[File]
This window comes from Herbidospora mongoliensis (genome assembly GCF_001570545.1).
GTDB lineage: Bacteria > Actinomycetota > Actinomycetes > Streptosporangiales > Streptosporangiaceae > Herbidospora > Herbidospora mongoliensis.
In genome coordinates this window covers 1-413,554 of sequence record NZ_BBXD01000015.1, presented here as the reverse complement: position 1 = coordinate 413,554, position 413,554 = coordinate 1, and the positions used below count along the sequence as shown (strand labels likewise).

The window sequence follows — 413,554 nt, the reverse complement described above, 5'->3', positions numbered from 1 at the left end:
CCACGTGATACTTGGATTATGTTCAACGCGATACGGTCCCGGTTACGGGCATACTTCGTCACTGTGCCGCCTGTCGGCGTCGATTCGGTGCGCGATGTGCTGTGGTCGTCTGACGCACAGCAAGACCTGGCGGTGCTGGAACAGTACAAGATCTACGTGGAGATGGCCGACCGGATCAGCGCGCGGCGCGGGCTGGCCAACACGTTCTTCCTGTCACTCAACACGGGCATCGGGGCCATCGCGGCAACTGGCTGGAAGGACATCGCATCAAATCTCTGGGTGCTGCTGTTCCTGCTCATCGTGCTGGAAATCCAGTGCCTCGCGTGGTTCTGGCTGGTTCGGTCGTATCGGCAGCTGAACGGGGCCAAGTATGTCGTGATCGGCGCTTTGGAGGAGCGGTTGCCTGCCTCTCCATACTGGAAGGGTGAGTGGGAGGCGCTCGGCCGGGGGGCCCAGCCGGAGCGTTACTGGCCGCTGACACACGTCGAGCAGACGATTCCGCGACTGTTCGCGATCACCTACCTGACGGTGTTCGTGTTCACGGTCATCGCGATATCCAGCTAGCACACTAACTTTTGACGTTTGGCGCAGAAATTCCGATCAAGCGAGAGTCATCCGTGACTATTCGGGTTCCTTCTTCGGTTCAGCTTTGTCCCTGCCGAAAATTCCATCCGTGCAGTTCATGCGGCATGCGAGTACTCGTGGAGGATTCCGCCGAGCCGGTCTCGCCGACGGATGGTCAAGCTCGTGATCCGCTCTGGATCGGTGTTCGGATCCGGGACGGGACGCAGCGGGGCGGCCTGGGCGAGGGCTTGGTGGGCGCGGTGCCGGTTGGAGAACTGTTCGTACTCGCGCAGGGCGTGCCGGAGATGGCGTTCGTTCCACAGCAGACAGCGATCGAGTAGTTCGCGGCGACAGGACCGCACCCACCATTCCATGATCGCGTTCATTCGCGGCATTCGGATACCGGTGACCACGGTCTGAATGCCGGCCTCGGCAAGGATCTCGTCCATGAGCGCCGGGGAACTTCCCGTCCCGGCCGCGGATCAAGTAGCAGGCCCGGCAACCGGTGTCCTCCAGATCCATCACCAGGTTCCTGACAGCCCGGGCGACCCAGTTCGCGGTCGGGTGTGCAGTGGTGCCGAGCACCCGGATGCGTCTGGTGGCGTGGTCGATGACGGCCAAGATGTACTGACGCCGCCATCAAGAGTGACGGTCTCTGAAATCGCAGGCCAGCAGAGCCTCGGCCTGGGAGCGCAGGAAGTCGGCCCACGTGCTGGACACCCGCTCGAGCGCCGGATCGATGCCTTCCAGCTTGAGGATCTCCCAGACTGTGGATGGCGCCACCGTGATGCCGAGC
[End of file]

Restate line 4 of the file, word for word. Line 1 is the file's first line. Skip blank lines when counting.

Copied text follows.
The window sequence follows — 413,554 nt, the reverse complement described above, 5'->3', positions numbered from 1 at the left end: